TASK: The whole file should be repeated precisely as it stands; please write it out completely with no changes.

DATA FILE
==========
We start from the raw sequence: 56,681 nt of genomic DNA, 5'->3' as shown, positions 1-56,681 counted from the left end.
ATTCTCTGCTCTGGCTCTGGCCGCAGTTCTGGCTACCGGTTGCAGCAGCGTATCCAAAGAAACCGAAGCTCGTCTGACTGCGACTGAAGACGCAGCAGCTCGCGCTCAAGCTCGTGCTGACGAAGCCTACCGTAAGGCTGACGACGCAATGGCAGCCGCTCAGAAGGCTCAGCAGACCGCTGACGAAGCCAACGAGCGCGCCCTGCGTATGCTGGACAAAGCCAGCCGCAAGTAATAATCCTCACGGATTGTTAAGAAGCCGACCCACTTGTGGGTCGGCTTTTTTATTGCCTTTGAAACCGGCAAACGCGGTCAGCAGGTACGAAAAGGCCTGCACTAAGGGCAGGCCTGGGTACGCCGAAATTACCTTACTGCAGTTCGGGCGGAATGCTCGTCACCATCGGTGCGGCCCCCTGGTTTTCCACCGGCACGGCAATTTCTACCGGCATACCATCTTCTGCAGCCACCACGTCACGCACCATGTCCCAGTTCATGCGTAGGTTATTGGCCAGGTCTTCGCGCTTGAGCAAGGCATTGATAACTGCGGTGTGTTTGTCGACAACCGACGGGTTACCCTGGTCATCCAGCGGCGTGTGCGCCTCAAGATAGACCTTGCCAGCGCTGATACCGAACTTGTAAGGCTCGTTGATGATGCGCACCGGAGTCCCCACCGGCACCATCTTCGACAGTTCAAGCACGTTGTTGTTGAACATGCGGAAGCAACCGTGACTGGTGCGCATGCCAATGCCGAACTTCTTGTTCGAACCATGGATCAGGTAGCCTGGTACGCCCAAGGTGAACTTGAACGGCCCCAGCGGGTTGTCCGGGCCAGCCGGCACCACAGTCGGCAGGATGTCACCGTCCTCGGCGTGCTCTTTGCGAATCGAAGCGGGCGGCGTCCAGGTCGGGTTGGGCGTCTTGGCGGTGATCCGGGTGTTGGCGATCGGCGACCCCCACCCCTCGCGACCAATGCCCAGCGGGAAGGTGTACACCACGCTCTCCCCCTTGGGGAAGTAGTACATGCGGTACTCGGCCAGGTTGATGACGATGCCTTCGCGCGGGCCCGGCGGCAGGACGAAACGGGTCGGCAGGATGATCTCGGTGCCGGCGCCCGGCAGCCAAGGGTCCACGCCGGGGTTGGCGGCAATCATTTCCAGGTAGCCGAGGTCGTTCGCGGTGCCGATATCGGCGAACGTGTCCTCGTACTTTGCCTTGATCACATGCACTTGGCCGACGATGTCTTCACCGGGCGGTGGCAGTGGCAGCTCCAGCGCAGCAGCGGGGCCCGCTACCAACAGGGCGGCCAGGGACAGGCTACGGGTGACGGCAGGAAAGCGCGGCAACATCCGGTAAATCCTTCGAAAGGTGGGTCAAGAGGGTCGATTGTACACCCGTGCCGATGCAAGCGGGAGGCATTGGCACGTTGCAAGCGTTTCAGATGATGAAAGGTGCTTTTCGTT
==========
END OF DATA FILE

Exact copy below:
We start from the raw sequence: 56,681 nt of genomic DNA, 5'->3' as shown, positions 1-56,681 counted from the left end.
ATTCTCTGCTCTGGCTCTGGCCGCAGTTCTGGCTACCGGTTGCAGCAGCGTATCCAAAGAAACCGAAGCTCGTCTGACTGCGACTGAAGACGCAGCAGCTCGCGCTCAAGCTCGTGCTGACGAAGCCTACCGTAAGGCTGACGACGCAATGGCAGCCGCTCAGAAGGCTCAGCAGACCGCTGACGAAGCCAACGAGCGCGCCCTGCGTATGCTGGACAAAGCCAGCCGCAAGTAATAATCCTCACGGATTGTTAAGAAGCCGACCCACTTGTGGGTCGGCTTTTTTATTGCCTTTGAAACCGGCAAACGCGGTCAGCAGGTACGAAAAGGCCTGCACTAAGGGCAGGCCTGGGTACGCCGAAATTACCTTACTGCAGTTCGGGCGGAATGCTCGTCACCATCGGTGCGGCCCCCTGGTTTTCCACCGGCACGGCAATTTCTACCGGCATACCATCTTCTGCAGCCACCACGTCACGCACCATGTCCCAGTTCATGCGTAGGTTATTGGCCAGGTCTTCGCGCTTGAGCAAGGCATTGATAACTGCGGTGTGTTTGTCGACAACCGACGGGTTACCCTGGTCATCCAGCGGCGTGTGCGCCTCAAGATAGACCTTGCCAGCGCTGATACCGAACTTGTAAGGCTCGTTGATGATGCGCACCGGAGTCCCCACCGGCACCATCTTCGACAGTTCAAGCACGTTGTTGTTGAACATGCGGAAGCAACCGTGACTGGTGCGCATGCCAATGCCGAACTTCTTGTTCGAACCATGGATCAGGTAGCCTGGTACGCCCAAGGTGAACTTGAACGGCCCCAGCGGGTTGTCCGGGCCAGCCGGCACCACAGTCGGCAGGATGTCACCGTCCTCGGCGTGCTCTTTGCGAATCGAAGCGGGCGGCGTCCAGGTCGGGTTGGGCGTCTTGGCGGTGATCCGGGTGTTGGCGATCGGCGACCCCCACCCCTCGCGACCAATGCCCAGCGGGAAGGTGTACACCACGCTCTCCCCCTTGGGGAAGTAGTACATGCGGTACTCGGCCAGGTTGATGACGATGCCTTCGCGCGGGCCCGGCGGCAGGACGAAACGGGTCGGCAGGATGATCTCGGTGCCGGCGCCCGGCAGCCAAGGGTCCACGCCGGGGTTGGCGGCAATCATTTCCAGGTAGCCGAGGTCGTTCGCGGTGCCGATATCGGCGAACGTGTCCTCGTACTTTGCCTTGATCACATGCACTTGGCCGACGATGTCTTCACCGGGCGGTGGCAGTGGCAGCTCCAGCGCAGCAGCGGGGCCCGCTACCAACAGGGCGGCCAGGGACAGGCTACGGGTGACGGCAGGAAAGCGCGGCAACATCCGGTAAATCCTTCGAAAGGTGGGTCAAGAGGGTCGATTGTACACCCGTGCCGATGCAAGCGGGAGGCATTGGCACGTTGCAAGCGTTTCAGATGATGAAAGGTGCTTTTCGTT